What the French Can Teach Us About Customer Service

The French? Really?

On the surface, French customer service seems like an oxymoronic concept. Every culture has its code for unlocking customer service. If you use the code, you get better treatment. In the U.S. as you walk the aisles of a grocery store looking for Grey Poupon, what do you say to the clerk in the aisle if you need help?

You say “Pardon me” (if you’re in the commercial), or “Excuse me.”

“Excuse me” is the polite and accepted way of beginning your request for help. It says, “I know you are in the middle of something else, but I’m confused and could you give me a hand.”

Good customer service is when the store employee sees you scanning the shelves and doubling back, or notices your look of confusion, and asks, at the moment when you need help, “Can I help you?”

(this, by the way, rarely happens in Paris)

“Excuse me” is our American code for I am about to ask for help. You could just say “Where’s the flour?” But even in New York City this is ever so mildly, rude. On the other hand, “Excuse me, where is the flour?” is ok. It’s not rude.

“Excusez-moi.” I say to the man stocking shelves at the Monoprix grocery store. He turns, looks me in the eye with raised eyebrows and says, “Bonjour.” He says it with a rising inflection. It’s a question. And what it really says is “I’m admonishing you. You forget to say hello.” It’s the New York equivalent of, “Can you believe this guy? Comes in and start asking me to help, before he even says hello. Hellooo. What do I work for you?” That’s kind of what the Parisian clerk says with “Bonjour.”

More than half the time, even after fourteen years, in the frustration of trying to find the right conditioner for my pre-teen daughter, my American pattern kicks in. I forget “Bonjour.” I say “Excuse me,” and then curse myself as I have to retreat, issue a make-up “Bonjour” to try to get back on track.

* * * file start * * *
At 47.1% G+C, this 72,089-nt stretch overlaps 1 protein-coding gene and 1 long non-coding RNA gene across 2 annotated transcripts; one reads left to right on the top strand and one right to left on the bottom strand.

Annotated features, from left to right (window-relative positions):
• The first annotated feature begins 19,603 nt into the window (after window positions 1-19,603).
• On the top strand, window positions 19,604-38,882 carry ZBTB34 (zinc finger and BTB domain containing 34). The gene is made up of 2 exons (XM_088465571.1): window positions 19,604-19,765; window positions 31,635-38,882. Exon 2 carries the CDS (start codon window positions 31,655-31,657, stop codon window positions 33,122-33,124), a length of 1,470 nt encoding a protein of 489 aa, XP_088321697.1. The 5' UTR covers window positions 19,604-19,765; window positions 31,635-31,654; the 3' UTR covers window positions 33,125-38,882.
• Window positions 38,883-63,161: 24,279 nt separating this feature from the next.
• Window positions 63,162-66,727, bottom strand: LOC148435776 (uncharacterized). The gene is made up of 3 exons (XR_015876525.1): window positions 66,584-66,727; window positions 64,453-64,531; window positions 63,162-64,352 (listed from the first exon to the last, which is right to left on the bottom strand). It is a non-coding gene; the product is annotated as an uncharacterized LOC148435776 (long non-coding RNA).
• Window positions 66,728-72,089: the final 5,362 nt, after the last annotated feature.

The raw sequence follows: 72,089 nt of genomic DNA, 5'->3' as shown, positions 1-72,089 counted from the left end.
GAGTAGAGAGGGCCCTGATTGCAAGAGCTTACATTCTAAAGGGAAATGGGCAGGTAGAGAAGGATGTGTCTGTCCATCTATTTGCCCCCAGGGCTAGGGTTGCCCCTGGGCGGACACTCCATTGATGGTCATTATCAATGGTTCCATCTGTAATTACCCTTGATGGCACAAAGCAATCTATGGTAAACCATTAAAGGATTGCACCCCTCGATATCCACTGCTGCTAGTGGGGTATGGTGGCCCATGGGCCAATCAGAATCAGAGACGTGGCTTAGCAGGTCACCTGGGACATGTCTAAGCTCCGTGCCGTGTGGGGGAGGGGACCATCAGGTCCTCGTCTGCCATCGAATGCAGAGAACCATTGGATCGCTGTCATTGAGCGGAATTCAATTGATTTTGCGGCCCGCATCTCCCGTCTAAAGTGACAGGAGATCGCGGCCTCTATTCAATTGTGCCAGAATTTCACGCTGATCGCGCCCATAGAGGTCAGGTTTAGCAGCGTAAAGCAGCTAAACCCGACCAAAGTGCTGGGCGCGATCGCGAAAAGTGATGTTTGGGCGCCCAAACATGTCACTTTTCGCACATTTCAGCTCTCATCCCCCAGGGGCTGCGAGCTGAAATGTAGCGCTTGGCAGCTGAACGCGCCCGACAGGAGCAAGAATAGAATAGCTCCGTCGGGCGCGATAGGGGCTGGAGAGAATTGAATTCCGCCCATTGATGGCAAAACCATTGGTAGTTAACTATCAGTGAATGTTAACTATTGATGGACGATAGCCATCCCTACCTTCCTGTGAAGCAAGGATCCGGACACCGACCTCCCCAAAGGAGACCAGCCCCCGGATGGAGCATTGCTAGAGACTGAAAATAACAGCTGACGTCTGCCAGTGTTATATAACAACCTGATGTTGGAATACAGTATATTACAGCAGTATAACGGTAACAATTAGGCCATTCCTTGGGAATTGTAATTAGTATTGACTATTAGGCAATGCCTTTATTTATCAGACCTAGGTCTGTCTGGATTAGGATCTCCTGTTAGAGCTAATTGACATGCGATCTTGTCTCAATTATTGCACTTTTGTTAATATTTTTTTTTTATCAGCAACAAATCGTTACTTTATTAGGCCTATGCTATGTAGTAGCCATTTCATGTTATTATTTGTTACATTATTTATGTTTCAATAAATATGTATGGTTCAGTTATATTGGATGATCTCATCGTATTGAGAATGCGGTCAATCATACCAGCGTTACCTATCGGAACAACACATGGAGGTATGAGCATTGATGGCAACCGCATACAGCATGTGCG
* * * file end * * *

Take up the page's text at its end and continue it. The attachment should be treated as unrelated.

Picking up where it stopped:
Because in France. “Hello” is the code, and “Excuse me” isn’t. Indeed the admonishing “Bonjour” is slightly rude, but that doesn’t matter. I was rude first. I didn’t say “Hello.” I didn’t use the code.

“Bonjour” says. I recognize you as a human being first, not a cog in the wheel of my shopping machine. “Bonjour” is a conversation starter. It’s an introduction. It’s nice.

Recently, in America, I slipped the other way. I led with ‘Hello’ rather than “Excuse me.”

What do you think happened?

The clerk turned to me, smiled, and said “Hello”.

“Hello,” it turns out works in America too. “Hello” says hi. It’s required in Paris, and downright friendly in America. In the US, it has the added benefit of being scarce and unexpected. (I have been advised that in Minnesota, “Hello” is as common a start as “Excuse me.” …..Nice people.)

Perhaps, the French (and the Duluthians)are on to something here. Using the American code “Excusez-moi” in Paris doesn’t work. But employing the French code “Hello” in the US was an improvement.

In the examples above, I am the client in a confusing retail environment. I’m just trying to get some help.

Let’s translate that to the waiting area at the offices of a potential client. Suppose I am the salesperson making my first visit. Like the Parisian grocery store, I am still the one in a new environment. I don’t know the ropes. I’m trying to gather information and get oriented. The only difference is, this time, ultimately, I’m trying to sell something rather than buy. Which isn’t that different. I am still trying to get information in order to make an exchange.

I am armed with my French technology, “Bonjour.” What happens when I deploy it.

I find that “Hello” works.

Say “Hello,” to people passing in the lobby, to the receptionist, to the guy repairing the card scanner at the entry, to the woman getting a drink of water at the cooler. Everyone in that open space reception area probably knows more about the people and the organization than I do. “Hello” throws my hat in the ring to have a conversation. “Hello” is a gentle invitation to an introduction. It recognizes people as human beings. It’s nice. It’s a conversation starter. Of course, the conversation induced may not be useful. It may not have any use whatsoever. But it can’t be any less useful than the conversation I never have.

As many a Parisian grocery store clerk has reminded me, it all starts with “Hello.”

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